How should we do whatever it is we do in life? The answer, of course, is as if we are doing it for Jesus Himself because we are–whether or not we have parents or supervisors, we are ultimately accountable to Him for how we live our lives. Beyond this, however, how can we do it succesfully? No, not what education or training do we need to get, but how can we persevere in our Christian walk successfully–especially, when we experience such temptation daily?
“So then, since we are surrounded by such a great cloud of witnesses [so many others who have trusted God for salvation successfully], let us, too, put aside every impediment — that is, the sin which easily hampers our forward movement — and keep running with endurance in the contest set before us, looking away to the Initiator and Completer of that trusting, Yeshua [Jesus Christ] — who, in exchange for obtaining the joy set before him, endured execution on a stake as a criminal, scorning the shame, and has sat down at the right hand of the throne of God. Yes, think about him who endured such hostility against himself from sinners, so that you won’t grow tired or become despondent. You have not yet resisted to the point of shedding blood in the contest against sin.” (Messianic Jews (Heb) 12:1-4 CJB)
Several years ago, the phrase WWJD–“What would Jesus do?” became popular, and even though it isn’t as big today, it was a good thing to consider. The way to keep obeying Jesus no matter how hard it becomes, as a matter of fact, is to do as Jesus Himself–and many other faithful people of God throughout the millennia–did: look to the end result of that obedience: “In exchange for obtaining the joy set before him, [Jesus] endured execution on a stake as a criminal, scorning the shame.”
Several verses earlier in chapter eleven we read that, “By faith Moses, when he became of age, refused to be called the son of Pharaoh’s daughter, choosing rather to suffer affliction with the people of God than to enjoy the passing pleasures of sin, esteeming the reproach of Christ greater riches than the treasures in Egypt; for he looked to the reward.” (Hebrews 11:24-26) In verse thirty-five we learn that, “…Others were tortured, not accepting deliverance, that they might obtain a better resurrection.” (Hebrews 11:35) Those whose hope is in Christ “confess…that they…[are] strangers and pilgrims on the earth…But now they desire a better, that is, a heavenly country. Therefore God is not ashamed to be called their God, for He has prepared a city for them.” (Hebrews 11:13-16)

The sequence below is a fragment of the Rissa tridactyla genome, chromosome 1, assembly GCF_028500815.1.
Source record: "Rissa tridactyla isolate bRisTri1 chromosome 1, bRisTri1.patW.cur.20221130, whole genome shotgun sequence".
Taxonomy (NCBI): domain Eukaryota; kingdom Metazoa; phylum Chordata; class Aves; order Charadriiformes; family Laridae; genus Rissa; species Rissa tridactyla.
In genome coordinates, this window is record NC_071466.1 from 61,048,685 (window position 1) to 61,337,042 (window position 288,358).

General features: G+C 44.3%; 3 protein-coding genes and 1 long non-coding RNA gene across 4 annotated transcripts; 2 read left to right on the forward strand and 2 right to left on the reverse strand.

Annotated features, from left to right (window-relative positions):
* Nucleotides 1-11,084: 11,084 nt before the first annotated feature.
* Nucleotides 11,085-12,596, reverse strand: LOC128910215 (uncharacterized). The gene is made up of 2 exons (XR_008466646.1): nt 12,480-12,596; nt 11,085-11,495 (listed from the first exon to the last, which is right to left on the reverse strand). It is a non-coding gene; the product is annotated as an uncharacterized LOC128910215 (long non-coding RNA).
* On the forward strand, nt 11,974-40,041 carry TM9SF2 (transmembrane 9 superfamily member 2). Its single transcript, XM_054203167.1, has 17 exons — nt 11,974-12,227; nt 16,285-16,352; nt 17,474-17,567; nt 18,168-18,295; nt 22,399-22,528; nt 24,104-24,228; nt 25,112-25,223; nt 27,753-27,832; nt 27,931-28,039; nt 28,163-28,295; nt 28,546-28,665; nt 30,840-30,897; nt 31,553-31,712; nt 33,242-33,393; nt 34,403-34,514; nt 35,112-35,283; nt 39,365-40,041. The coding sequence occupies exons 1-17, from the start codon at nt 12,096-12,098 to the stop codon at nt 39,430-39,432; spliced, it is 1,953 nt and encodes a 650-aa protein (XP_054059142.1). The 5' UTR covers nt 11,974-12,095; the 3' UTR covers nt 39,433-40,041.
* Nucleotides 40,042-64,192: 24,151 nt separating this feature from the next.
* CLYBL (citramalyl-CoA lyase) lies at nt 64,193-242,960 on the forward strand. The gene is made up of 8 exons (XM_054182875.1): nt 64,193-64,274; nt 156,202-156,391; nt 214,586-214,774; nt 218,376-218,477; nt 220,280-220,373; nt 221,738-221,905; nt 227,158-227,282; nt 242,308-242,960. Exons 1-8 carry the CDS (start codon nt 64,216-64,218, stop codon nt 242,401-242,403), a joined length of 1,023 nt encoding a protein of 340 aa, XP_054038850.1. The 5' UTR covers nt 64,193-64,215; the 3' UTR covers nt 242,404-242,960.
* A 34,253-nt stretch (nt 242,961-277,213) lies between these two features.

Many times we are guilty of not seeing with “eternity eyes”–we become too enmeshed in the affairs of this life that we fail to spend enough time getting closer to Jesus by reading His Word and praying, by feeding our spirits and that which is eternal, rather than our fleshly desires which are temporal. We are at risk of becoming like the seeds that fell on thorny ground in Jesus’ parable–“Now he who received seed among the thorns is he who hears the word, and the cares of this world and the deceitfulness of riches choke the word, and he becomes unfruitful.” (Matthew 13:22)